Baked Fontina with Garlic and Thyme

A cast-iron skillet filled with baked fontina cheese, nearby is a hunk of bread

This is a streamlined, simplified version of fondue without the fondue pot, without the cans of Sterno, and without the wine, cornstarch, or other supporting ingredients. You just take some cubed fontina cheese, top it with slivered garlic, thyme leaves, and olive oil, and broil until it’s melted and bubbly enough to scoop up with hunks of bread. It’s a great appetizer, and, paired with a green salad and a glass of wine, a pretty nifty lunch or dinner as well. (In fact, my writing partner, Andrew Friedman, and his wife, Caitlin, have that for dinner at least once a week at The Red Cat’s bar.)–Jimmy Bradley and Andrew Friedman

LC Fickle About Fontina Note

Author Jimmy Bradley says to be sure to use an Italian fontina in this recipe. As he explains, “The Danish varieties don’t melt right for this recipe.” You heard the man.

Baked Fontina Recipe

  • Quick Glance
  • 15 M
  • 25 M
  • Serves 4 to 6


  • 1 1/2 pounds Italian fontina, soft brown rind trimmed and discarded, cheese cut into 1-inch dice
  • 1/4 cup olive oil
  • 6 cloves garlic, thinly sliced
  • 1 tablespoon thyme
  • 1 teaspoon finely chopped rosemary
  • Salt, to taste
  • Freshly ground black pepper, to taste
  • Sliced country bread or rolls


  • 1. Preheat the broiler.
  • 2. If making individual servings, divide the fontina among four 6-inch cast-iron pans.

    If making a single large skillet full of ooey gooey goodness, dump the fontina in a 12-inch cast-iron skillet.
  • 3. Drizzle the fontina with olive oil and scatter with the garlic, thyme, and rosemary. Season with salt and pepper. Broil until the cheese is melted and bubbly, 6 to 7 minutes.
  • 4. Plunk the skillet(s) on a trivet or folded cloth towel on the table with bread on the side for dunking, dipping, and otherwise enrobing in cheesiness.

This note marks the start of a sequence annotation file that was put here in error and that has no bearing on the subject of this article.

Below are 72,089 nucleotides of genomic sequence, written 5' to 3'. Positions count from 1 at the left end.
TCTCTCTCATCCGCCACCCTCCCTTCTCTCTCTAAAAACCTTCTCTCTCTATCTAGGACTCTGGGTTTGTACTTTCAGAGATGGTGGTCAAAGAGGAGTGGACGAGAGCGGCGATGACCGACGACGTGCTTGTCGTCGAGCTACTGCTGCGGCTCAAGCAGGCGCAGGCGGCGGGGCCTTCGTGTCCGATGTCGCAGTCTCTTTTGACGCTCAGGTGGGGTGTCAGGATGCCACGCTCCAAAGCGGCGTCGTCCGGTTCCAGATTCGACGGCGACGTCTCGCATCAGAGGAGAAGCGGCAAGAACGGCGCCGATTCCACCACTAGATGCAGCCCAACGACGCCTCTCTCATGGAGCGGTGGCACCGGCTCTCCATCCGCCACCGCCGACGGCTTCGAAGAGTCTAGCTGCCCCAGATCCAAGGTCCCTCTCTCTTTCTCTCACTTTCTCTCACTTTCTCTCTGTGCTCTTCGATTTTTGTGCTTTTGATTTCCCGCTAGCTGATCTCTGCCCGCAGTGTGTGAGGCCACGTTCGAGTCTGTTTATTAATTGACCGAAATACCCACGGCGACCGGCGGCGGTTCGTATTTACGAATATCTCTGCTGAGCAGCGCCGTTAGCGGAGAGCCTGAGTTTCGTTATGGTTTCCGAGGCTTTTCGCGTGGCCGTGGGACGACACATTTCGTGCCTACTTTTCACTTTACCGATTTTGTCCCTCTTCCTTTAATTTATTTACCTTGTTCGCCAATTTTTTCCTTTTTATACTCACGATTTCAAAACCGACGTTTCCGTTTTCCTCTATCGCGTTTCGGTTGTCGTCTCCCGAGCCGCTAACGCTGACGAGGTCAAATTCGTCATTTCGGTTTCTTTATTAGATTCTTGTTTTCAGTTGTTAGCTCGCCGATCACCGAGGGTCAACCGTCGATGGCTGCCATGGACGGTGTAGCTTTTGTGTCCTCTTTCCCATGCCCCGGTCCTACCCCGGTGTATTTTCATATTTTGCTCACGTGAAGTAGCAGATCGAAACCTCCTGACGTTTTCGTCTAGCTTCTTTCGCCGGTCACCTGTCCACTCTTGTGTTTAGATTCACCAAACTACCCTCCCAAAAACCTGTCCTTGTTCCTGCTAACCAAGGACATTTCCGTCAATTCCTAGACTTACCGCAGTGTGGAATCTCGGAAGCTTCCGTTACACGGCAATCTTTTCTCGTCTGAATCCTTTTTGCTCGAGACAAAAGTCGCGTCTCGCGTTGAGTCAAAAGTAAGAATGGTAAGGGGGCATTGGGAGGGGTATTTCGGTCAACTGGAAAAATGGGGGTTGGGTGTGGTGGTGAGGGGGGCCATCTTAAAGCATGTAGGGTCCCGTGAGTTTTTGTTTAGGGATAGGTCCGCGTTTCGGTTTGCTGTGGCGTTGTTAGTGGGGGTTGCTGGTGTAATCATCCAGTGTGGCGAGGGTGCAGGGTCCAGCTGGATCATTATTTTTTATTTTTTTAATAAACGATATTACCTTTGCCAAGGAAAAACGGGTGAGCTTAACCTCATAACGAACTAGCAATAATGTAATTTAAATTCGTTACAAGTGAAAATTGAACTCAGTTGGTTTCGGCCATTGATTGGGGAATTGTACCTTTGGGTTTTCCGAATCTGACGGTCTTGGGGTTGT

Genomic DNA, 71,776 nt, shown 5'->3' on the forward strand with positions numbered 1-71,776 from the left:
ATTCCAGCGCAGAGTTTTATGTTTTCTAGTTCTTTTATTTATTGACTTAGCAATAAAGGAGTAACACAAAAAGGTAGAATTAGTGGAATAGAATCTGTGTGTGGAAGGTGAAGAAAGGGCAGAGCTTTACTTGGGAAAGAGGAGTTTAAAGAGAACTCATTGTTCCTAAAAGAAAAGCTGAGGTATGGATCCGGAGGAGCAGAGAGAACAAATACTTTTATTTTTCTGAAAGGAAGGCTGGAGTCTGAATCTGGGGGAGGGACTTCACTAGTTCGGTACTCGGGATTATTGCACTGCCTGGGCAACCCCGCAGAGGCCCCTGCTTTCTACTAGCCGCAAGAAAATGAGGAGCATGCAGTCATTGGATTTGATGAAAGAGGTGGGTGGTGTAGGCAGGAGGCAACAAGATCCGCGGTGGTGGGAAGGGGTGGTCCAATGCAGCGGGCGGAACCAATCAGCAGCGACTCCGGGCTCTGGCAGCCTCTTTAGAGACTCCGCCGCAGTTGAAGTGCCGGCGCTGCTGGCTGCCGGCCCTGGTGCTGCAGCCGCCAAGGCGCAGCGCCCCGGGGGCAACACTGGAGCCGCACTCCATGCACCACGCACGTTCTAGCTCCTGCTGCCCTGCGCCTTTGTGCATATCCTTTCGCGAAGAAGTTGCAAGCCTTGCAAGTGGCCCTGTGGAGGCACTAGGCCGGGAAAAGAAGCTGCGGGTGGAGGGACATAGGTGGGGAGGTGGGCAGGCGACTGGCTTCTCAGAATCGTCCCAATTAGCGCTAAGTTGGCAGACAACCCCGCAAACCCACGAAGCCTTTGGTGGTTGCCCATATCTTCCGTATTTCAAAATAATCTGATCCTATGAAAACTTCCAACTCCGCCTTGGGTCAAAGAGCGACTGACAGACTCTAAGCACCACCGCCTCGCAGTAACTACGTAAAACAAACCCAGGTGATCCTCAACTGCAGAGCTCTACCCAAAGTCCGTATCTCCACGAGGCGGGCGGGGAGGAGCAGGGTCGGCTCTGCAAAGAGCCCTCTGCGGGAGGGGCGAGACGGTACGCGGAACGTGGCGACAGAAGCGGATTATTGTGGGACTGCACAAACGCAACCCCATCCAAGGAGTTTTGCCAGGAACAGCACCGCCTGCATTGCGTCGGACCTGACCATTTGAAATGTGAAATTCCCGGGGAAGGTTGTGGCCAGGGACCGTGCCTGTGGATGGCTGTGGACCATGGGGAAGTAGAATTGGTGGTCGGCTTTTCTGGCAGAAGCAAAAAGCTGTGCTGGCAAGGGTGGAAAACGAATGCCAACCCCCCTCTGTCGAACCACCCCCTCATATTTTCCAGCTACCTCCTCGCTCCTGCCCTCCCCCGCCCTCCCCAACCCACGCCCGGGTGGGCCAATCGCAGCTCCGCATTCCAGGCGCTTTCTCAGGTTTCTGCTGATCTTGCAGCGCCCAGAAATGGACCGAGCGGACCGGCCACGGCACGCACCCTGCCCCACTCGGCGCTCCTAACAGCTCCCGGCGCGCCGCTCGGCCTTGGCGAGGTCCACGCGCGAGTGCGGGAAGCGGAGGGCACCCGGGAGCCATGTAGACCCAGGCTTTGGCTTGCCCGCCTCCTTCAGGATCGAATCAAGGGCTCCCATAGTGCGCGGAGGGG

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Recipe Testers Reviews

My husband and I DEVOURED this dish along with some gluten-free bread I’d made. Sure, in theory it serves four, but it was a perfect amount for two hungry people — we just had the bread and the cheese and were completely satisfied. Just picture bubbling Fontina flavored with olive oil, garlic, thyme, rosemary, and salt and pepper! The easiest fondue you will ever make. You just broil it. As fontina is so mild, I can imagine all sorts of additions, such as a few oven-roasted tomatoes scattered on top, other fresh herbs such as basil, or perhaps a bit of mint with a brief squeeze of lemon juice. Not that I am looking for a way to improve this awesomeness, but my creative mind is always seeking options. I seriously do not think that the dish as written could be improved – just modified here and there, but not necessarily made any better. This is pure comfort food. My husband and I will be eating this in front of the fireplace on winter evenings. I just know it!


  1. Made this last night as the first course of a casual meal with friends–who now love me very, very much! What a stunningly simple and gorgeously delicious dish. Brilliant.

    1. Amanda, we believe in love here, so we’re glad we coud contribute to your being on the receiving end!

  2. We love this recipe! Great for the 25th. Be sure to use Italian Fontina. We have been tempted to double the recipe, but it is pricey. Also, if you are lucky to have any left over, it’s good unheated open face on French or Italian bread.

    1. Can’t argue with that, mvasich! Appreciate you sharing your experience…

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